How does PCR-ELISA work? PCR-ELISA is an immunological method to quantify the PCR product directly after immobilization of biotinylated DNA on a microplate. The whole method involves 3 steps: amplification, immobilization, and detection. At the very beginning of the method, the gene of interest will be amplified through PCR in the presence of digoxigenin-11-dUTP (DIG-dUTP). DIG-labelled PCR products will then bind to specific oligonucleotide probes, labelled with biotin at their 5′ end. The next step involves immobilizing the gene of interest to the microplate. This is achievable with the presence of streptavidin coated on microplates and biotin on the 5′ end of the formed hybrid. Strong affinity of avidin-biotin interaction forms the avidin-biotin complex, thus binding only PCR products with the specific gene of interest to the microplate. All other nonspecific products will be washed off. After immobilization, detection of biotinylated DNA is required as the formation of these complexes cannot be detected through naked eyes. To do so, the amplicons can be detected using an anti-DIG-peroxidase conjugate through the substrate 2,2′-azino-di-3-ethylbenzthiazoline sulfonate (ABTS). These will develop a blue-green color reaction that is both visible and measured using a spectrophotometer (Figure 1) [3]. Another method of PCR-ELISA detection includes the use of fluorescein probe where detection includes the use of antifluorescein antibodies conjugated to horseradish peroxidase to detect the hybridized fluorescein-labelled oligonucleotide probe [4].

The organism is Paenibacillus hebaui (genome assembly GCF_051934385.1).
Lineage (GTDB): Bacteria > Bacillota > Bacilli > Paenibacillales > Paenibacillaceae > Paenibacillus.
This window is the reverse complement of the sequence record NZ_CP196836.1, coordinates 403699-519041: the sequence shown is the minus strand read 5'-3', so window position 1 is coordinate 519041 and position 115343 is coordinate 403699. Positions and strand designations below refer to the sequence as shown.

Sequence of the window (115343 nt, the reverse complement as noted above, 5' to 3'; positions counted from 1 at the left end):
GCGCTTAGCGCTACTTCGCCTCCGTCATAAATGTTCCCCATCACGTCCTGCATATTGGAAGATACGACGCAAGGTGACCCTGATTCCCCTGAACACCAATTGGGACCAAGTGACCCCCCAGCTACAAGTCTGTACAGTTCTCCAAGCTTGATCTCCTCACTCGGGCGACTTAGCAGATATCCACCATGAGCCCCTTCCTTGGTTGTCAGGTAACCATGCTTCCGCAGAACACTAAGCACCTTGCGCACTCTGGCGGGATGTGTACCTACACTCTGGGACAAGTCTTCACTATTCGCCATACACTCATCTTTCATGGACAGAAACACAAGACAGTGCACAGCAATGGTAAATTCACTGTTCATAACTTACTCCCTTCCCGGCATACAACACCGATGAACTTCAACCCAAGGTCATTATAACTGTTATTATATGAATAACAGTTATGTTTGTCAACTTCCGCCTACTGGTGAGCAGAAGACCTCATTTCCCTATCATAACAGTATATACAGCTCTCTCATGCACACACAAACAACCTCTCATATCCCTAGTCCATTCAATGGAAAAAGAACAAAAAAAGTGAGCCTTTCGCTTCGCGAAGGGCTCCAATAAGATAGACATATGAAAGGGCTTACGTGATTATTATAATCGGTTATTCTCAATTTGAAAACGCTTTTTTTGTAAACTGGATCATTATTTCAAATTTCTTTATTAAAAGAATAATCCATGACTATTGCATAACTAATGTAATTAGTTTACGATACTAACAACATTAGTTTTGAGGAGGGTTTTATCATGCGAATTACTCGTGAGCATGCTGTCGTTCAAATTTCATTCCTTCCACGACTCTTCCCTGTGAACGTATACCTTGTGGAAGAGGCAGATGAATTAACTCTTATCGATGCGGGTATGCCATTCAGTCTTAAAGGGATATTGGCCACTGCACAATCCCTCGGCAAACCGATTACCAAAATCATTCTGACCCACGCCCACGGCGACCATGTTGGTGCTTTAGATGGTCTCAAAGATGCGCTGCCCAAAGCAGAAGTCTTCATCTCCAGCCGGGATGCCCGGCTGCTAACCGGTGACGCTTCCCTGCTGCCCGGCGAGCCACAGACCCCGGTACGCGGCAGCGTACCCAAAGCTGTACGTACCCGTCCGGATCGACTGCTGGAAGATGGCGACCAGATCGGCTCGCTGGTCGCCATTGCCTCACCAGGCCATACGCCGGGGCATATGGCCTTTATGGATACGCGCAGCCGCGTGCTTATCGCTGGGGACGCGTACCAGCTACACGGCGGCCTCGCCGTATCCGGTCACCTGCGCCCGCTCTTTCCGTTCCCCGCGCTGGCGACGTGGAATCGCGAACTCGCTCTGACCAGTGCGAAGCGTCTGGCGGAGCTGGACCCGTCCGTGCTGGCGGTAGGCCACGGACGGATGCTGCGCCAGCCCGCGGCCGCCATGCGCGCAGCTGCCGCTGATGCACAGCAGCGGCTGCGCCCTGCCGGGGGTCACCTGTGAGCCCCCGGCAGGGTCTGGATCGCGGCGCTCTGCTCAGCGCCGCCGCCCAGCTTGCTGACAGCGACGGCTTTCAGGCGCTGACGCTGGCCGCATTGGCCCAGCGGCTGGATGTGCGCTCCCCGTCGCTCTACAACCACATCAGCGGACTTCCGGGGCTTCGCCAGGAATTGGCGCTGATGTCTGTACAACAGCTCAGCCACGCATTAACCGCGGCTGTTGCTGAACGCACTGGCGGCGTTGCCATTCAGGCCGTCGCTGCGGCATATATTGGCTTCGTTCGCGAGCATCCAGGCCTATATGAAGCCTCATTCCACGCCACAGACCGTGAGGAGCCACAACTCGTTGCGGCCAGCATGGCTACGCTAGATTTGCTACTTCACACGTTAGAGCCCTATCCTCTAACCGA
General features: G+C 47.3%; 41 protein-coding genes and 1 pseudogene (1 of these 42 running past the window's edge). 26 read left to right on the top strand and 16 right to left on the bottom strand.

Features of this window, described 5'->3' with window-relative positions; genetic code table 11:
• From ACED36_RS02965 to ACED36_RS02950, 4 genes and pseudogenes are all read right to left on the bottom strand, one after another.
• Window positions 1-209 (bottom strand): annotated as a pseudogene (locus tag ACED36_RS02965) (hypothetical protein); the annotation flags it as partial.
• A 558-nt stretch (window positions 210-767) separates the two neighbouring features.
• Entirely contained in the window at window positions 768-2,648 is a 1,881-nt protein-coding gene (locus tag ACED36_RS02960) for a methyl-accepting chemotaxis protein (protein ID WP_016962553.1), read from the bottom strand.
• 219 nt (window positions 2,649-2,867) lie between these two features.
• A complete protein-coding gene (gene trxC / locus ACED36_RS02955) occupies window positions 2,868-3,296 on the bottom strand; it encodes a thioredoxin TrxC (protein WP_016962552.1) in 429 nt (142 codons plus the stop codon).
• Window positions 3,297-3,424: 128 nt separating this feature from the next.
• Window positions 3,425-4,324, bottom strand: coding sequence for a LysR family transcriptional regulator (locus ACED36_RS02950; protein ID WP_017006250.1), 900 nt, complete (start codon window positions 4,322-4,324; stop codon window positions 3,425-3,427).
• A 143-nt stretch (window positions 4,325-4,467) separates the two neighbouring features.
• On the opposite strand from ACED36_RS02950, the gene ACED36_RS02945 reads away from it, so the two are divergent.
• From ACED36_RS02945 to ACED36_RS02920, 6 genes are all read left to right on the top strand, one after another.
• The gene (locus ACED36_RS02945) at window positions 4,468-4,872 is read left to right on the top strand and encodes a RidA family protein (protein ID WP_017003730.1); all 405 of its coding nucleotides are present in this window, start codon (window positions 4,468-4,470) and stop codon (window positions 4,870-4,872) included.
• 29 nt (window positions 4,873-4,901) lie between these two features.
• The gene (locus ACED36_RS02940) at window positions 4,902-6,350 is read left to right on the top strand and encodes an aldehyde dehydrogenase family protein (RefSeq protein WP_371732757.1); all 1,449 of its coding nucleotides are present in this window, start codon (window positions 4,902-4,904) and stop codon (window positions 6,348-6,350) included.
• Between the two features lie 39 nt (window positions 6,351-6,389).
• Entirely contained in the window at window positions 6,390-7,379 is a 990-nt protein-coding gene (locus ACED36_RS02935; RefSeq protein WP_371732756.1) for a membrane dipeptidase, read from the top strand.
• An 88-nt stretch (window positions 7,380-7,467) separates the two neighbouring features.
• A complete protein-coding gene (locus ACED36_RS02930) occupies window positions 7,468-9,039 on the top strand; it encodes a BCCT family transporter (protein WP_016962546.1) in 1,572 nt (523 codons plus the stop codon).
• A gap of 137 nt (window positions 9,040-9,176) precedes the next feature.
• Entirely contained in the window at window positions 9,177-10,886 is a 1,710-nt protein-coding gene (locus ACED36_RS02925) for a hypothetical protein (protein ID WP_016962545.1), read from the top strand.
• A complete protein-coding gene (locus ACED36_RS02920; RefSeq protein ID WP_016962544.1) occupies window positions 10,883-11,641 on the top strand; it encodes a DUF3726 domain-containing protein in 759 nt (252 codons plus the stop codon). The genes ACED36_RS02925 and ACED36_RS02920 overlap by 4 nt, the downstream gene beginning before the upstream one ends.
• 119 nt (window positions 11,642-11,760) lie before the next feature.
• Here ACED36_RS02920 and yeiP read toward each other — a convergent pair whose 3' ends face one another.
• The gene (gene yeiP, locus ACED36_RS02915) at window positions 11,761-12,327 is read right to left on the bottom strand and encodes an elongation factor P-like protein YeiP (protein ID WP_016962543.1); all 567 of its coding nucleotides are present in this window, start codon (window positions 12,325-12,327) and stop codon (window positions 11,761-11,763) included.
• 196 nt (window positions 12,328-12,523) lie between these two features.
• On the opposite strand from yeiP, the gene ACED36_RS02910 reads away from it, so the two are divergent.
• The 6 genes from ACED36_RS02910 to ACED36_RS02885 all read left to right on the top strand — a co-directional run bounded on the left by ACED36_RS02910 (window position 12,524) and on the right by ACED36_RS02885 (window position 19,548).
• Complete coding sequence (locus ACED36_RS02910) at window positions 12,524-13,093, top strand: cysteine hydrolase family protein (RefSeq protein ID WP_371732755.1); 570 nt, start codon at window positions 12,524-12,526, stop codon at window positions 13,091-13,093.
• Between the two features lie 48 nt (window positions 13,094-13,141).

2. Comparisons of PCR-ELISA with Other PCR-Based Molecular Approaches

Since the introduction of this tool, various studies have been carried out to compare the performance of PCR-ELISA with other tools. Many agreed that the detection of DIG-labelled products by microwell capture hybridization assay makes PCR-ELISA a more sensitive tool than agarose gel electrophoresis analysis because the specific hybridization and enzymatic colourization increase the positive signal of biotin-labelled, probe-bound PCR products.

The PCR amplicons are analyzed using a colorimetric assay; thus not only is there reduced risk on the use of mutagen-staining materials and significant reduction of possible DNA contamination, but also it allows the method to serve as a semiquantitative tool [5]. As this detection uses gene-specific probes for detection, the specificity of the tool is very prominent [2, 6]. Not only can samples with that particular gene be detected, but also they can be quantified based on colour intensity. The presence of higher colour intensity indicates that more probe was bound to the specific gene sequence, forming a hybrid complex that was later bound by a peroxidase-conjugated anti-DIG antibody and the colorimetric peroxidase substrate ABTS, allowing detection. Whilst PCR-ELISA cannot provide an accurate estimation of the actual gene of interest that is present compared to real-time PCR (qPCR), it provides a quick summary of whether a particular substrate is high or low at a particular time, as colorimetric detection is in direct proportion to the number of the intended gene of interest.